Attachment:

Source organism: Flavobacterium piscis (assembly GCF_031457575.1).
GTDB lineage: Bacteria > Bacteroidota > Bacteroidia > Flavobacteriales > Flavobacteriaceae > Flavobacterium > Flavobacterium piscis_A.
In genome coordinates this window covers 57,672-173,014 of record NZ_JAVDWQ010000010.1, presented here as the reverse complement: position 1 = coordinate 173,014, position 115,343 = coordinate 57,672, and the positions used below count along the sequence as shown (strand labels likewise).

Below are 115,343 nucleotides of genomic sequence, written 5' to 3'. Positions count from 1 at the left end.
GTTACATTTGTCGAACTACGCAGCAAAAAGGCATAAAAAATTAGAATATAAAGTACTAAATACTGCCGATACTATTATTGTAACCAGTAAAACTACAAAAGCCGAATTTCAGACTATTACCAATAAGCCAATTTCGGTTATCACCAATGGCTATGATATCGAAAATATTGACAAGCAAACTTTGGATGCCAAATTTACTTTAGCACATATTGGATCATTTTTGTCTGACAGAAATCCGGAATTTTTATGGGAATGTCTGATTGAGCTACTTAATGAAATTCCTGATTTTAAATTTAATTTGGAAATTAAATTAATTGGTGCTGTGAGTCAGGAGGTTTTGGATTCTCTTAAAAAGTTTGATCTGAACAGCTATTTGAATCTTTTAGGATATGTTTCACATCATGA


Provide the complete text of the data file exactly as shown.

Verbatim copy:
Source organism: Flavobacterium piscis (assembly GCF_031457575.1).
GTDB lineage: Bacteria > Bacteroidota > Bacteroidia > Flavobacteriales > Flavobacteriaceae > Flavobacterium > Flavobacterium piscis_A.
In genome coordinates this window covers 57,672-173,014 of record NZ_JAVDWQ010000010.1, presented here as the reverse complement: position 1 = coordinate 173,014, position 115,343 = coordinate 57,672, and the positions used below count along the sequence as shown (strand labels likewise).

Below are 115,343 nucleotides of genomic sequence, written 5' to 3'. Positions count from 1 at the left end.
GTTACATTTGTCGAACTACGCAGCAAAAAGGCATAAAAAATTAGAATATAAAGTACTAAATACTGCCGATACTATTATTGTAACCAGTAAAACTACAAAAGCCGAATTTCAGACTATTACCAATAAGCCAATTTCGGTTATCACCAATGGCTATGATATCGAAAATATTGACAAGCAAACTTTGGATGCCAAATTTACTTTAGCACATATTGGATCATTTTTGTCTGACAGAAATCCGGAATTTTTATGGGAATGTCTGATTGAGCTACTTAATGAAATTCCTGATTTTAAATTTAATTTGGAAATTAAATTAATTGGTGCTGTGAGTCAGGAGGTTTTGGATTCTCTTAAAAAGTTTGATCTGAACAGCTATTTGAATCTTTTAGGATATGTTTCACATCATGA